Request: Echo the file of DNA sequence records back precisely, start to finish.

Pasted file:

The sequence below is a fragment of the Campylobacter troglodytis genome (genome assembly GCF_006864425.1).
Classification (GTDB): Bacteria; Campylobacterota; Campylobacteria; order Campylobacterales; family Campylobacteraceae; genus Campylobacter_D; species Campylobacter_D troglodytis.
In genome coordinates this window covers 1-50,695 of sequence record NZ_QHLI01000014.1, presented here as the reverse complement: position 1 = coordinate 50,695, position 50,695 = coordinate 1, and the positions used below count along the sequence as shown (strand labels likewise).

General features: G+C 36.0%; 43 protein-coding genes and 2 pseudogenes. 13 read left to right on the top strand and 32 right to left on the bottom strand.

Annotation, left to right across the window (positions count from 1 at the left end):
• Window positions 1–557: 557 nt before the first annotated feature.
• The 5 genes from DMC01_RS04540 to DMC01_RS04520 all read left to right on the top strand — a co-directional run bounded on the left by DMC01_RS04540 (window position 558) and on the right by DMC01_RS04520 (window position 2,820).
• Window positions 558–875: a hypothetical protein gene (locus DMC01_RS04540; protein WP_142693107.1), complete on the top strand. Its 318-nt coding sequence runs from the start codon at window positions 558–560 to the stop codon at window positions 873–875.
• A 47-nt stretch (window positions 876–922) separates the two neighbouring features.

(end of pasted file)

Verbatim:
The sequence below is a fragment of the Campylobacter troglodytis genome (genome assembly GCF_006864425.1).
Classification (GTDB): Bacteria; Campylobacterota; Campylobacteria; order Campylobacterales; family Campylobacteraceae; genus Campylobacter_D; species Campylobacter_D troglodytis.
In genome coordinates this window covers 1-50,695 of sequence record NZ_QHLI01000014.1, presented here as the reverse complement: position 1 = coordinate 50,695, position 50,695 = coordinate 1, and the positions used below count along the sequence as shown (strand labels likewise).

General features: G+C 36.0%; 43 protein-coding genes and 2 pseudogenes. 13 read left to right on the top strand and 32 right to left on the bottom strand.

Annotation, left to right across the window (positions count from 1 at the left end):
• Window positions 1–557: 557 nt before the first annotated feature.
• The 5 genes from DMC01_RS04540 to DMC01_RS04520 all read left to right on the top strand — a co-directional run bounded on the left by DMC01_RS04540 (window position 558) and on the right by DMC01_RS04520 (window position 2,820).
• Window positions 558–875: a hypothetical protein gene (locus DMC01_RS04540; protein WP_142693107.1), complete on the top strand. Its 318-nt coding sequence runs from the start codon at window positions 558–560 to the stop codon at window positions 873–875.
• A 47-nt stretch (window positions 876–922) separates the two neighbouring features.